As savings accounts are not credit products they don’t appear.
- Whether you’ve checked your credit fileWhile this is recorded by the agencies it isn’t passed over to lenders.
- Dealings with the Child Support Agency
- Your relatives’ financial histories
As long as you don’t have joint financial products no information on members of your family that you live, or have lived with, is held.
- Your student loan
If you have a post-1998 student loan details of it are not held by the credit reference agencies. But if you have defaulted on a pre-1998 loan it may appear.
- Rejected credit applications
Lenders can see that you have applied for credit elsewhere but don’t know whether you were accepted or declined. Although they can make an educated guess by looking at your open credit accounts.
- Very old defaults or missed payments
After six years most defaults or missed payments are wiped from your file. The exception is a bankruptcy that hasn’t been discharged.
- Reclaimed bank charges
The fact you’ve successfully reclaimed a bank charge won’t appear but the original penalty will. So, if you have won it back ask the agency to remove it from your file.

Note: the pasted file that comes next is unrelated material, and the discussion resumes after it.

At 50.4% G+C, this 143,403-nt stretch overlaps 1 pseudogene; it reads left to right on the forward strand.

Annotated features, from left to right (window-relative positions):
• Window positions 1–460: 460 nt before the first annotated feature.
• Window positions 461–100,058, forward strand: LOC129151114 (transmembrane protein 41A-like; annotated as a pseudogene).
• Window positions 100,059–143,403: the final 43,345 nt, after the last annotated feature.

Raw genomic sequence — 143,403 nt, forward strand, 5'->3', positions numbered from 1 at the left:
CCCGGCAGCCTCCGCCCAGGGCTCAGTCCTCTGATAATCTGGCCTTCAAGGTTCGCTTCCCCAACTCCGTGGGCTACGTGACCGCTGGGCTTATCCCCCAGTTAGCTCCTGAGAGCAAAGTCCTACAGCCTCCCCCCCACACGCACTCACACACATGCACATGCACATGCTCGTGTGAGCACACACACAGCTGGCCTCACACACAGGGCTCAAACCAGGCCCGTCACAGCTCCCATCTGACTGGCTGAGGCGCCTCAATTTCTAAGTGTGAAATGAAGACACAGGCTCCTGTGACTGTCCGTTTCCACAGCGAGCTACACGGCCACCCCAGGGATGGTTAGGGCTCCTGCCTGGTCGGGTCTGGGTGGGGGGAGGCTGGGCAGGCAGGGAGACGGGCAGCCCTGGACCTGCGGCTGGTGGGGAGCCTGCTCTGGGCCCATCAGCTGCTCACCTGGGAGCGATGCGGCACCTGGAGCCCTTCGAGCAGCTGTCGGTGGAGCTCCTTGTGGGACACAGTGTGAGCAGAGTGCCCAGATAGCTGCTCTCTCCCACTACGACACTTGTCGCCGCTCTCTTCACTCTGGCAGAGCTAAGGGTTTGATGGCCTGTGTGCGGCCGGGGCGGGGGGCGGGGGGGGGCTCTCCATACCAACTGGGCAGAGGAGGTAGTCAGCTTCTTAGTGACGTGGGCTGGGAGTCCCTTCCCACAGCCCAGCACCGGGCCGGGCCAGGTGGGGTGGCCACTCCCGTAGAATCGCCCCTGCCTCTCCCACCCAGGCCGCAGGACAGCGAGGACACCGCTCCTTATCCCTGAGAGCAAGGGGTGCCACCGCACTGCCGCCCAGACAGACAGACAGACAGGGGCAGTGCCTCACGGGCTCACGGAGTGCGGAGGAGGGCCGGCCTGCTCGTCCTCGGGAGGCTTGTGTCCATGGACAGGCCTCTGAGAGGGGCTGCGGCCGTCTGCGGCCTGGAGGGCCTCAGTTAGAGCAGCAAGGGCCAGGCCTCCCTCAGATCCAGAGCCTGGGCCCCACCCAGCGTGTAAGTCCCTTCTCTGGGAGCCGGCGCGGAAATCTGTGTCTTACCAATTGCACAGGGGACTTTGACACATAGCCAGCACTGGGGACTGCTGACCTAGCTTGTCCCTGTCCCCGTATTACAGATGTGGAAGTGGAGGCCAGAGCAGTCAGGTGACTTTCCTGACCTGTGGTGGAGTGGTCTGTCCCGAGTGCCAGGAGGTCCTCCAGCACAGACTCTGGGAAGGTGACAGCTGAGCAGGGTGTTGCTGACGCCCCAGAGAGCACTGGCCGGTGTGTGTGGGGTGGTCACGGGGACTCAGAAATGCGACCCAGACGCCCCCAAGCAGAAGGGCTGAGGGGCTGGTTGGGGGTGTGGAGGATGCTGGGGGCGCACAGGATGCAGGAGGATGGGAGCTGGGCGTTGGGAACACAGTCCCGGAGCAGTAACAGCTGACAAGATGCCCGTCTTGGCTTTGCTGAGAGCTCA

Where to Check Your Credit Score
There are three main credit reference agents that will hold information which lenders use to compile your credit score. These are Experian, Equifax and Call Credit. They are independent organisations that obtain information about your financial behaviour from banks, utilities, credit card providers, and other companies that have financial information about you.
They then compile this information and sell it to lenders, who use the reports and ratings to verify your application, determine your eligibility for products, and establish the interest rates you’ll be charged. For the banks and larger lenders, the information from the credit agencies is not the only factor used in assessing whether or not to lend, but because there is so much information it plays a key part in the assessment.